That same notion has driven most mainstream thinking about wearables, which probably is the result of Google Glass. As a device, Glass basically works like a smartphone that runs applications in front of your face, a concept people easily grasp. It’s familiar. But Gownder says that’s not the right way to think about wearables. “Wearables are a long-tail space,” he says. “It’s not like smartphones, that are one market. It’s all sorts of different sensors and solutions.”
In other words, the strength of wearables lies in their potential to be specifically designed to do a particular task well. There are many different ways to wear things on your body, which means wearable devices can be tailored to the job at hand. The job at hand doesn’t have to be tailored to the device.
That paradigm is especially suitable to businesses, where specialization is the norm, Gownder says. Though it might sound paradoxical, the narrower needs of companies and other organizations really opens up the marketplace for device makers. Instead of straining to craft smartphone-style gadgets with wide appeal, engineers and designers can pick one of any number of niches and focus on that market’s needs.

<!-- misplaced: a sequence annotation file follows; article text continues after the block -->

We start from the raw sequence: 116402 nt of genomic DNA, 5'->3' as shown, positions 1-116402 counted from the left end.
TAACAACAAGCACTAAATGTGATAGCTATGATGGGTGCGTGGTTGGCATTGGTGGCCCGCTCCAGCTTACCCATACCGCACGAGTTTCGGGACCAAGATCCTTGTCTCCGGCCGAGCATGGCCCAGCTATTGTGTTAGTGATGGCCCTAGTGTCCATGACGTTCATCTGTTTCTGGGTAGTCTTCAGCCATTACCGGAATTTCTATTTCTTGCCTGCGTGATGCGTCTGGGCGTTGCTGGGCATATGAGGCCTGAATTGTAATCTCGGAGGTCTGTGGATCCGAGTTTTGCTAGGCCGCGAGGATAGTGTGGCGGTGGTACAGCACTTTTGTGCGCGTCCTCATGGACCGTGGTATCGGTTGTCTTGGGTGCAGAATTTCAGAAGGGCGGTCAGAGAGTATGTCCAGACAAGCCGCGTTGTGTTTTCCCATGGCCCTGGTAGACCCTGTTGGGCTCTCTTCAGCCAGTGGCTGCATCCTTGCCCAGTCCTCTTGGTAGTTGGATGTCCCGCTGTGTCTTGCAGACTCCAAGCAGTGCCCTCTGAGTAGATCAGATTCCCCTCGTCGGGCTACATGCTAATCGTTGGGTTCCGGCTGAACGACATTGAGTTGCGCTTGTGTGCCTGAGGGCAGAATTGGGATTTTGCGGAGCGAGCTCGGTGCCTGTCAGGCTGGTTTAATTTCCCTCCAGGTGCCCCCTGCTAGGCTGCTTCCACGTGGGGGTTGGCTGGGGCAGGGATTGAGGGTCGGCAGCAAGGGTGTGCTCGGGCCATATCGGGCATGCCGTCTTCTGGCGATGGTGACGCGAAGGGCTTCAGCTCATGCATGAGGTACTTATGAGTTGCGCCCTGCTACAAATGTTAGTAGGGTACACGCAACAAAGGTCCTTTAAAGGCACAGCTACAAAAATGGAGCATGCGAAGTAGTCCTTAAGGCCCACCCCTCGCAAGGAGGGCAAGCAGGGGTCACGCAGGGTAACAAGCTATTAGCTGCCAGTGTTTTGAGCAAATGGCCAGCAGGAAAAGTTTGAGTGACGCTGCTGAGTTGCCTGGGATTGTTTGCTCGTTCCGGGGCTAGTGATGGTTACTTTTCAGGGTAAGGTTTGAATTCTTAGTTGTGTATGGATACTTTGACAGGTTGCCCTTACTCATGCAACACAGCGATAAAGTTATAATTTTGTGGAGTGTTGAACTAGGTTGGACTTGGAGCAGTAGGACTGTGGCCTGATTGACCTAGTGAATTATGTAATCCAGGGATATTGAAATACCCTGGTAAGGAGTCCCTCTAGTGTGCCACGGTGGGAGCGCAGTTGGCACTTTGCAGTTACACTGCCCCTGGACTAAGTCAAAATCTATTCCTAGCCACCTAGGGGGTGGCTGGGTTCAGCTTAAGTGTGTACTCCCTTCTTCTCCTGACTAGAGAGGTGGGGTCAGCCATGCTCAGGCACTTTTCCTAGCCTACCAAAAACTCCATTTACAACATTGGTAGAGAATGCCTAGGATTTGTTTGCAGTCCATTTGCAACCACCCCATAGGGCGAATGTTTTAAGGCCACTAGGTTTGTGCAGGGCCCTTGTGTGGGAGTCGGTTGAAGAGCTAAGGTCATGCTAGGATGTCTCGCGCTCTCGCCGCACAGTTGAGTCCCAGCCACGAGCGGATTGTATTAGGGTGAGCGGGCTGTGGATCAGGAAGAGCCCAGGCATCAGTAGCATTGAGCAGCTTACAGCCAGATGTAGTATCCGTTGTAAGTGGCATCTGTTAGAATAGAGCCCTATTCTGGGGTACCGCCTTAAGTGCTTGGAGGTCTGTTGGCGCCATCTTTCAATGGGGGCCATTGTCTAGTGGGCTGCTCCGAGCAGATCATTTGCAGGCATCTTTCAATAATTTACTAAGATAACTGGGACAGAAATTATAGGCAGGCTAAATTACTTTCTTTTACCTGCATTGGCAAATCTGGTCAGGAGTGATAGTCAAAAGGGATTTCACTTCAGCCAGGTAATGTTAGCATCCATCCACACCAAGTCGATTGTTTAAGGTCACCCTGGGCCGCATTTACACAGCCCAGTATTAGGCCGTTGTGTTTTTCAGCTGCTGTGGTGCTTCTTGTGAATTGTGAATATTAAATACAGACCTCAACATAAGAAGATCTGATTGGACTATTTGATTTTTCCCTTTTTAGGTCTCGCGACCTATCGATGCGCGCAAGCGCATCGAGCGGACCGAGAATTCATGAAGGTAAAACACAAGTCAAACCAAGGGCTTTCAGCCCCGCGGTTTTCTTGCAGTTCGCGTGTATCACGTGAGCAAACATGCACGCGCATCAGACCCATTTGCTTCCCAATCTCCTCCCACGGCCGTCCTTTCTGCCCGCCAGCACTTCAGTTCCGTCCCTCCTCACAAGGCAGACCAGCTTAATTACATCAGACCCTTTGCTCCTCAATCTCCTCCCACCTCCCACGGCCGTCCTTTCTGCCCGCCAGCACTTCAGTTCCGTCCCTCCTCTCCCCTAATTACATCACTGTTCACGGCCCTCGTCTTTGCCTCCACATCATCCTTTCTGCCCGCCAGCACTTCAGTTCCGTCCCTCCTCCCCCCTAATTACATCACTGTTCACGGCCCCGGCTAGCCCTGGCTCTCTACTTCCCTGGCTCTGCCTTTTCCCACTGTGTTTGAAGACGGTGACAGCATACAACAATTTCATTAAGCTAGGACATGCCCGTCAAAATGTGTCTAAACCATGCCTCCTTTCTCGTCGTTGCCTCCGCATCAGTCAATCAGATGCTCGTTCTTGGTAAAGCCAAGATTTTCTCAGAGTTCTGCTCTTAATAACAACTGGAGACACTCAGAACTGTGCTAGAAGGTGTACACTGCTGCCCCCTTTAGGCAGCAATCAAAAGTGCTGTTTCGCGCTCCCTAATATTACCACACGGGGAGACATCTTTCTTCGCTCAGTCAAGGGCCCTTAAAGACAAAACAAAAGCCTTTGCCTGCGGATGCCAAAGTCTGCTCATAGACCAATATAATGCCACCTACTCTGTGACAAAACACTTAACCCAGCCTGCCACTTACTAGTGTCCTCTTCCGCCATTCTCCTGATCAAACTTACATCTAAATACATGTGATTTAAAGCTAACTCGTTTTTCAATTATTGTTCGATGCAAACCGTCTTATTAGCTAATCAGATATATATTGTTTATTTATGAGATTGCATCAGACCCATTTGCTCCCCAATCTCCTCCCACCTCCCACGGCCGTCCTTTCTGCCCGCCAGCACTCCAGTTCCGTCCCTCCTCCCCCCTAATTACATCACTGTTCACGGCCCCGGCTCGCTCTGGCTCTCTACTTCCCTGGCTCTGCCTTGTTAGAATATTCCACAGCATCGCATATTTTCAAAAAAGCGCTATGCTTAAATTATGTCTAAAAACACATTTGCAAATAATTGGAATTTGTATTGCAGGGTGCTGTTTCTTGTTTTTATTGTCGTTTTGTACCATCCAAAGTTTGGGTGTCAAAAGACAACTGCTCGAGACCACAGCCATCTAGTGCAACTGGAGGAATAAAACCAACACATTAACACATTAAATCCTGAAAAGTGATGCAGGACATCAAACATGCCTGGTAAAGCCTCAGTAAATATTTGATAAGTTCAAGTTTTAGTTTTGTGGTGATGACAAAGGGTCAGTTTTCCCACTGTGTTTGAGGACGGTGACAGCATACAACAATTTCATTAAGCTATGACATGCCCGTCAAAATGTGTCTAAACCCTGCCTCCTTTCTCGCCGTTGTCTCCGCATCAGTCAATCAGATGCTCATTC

For instance, Gownder says, Motorola Solutions — the company that remained after Google bought Motorola’s smartphone business — has developed a specialty in wearables for law enforcement and first responders. One such device is a biometric system that monitors the vital signs of police officers and firefighters in the field. Other tools include wearable chemical sensors and a gun lock sensor that alerts officers when their weapons are unlocked.
Many of these uses might be too specific or technically complex for an all-purpose smartphone or even an all-purpose wearable like Google Glass — though Gownder says Glass app developers also are looking at enterprise uses for the device. One example is Pristine’s Google Glass software, which lets surgeons stream live first-person footage from the operating room. In any event, the uses for wearables in the business world are more obvious and more diverse than in the something-for-everyone consumer market.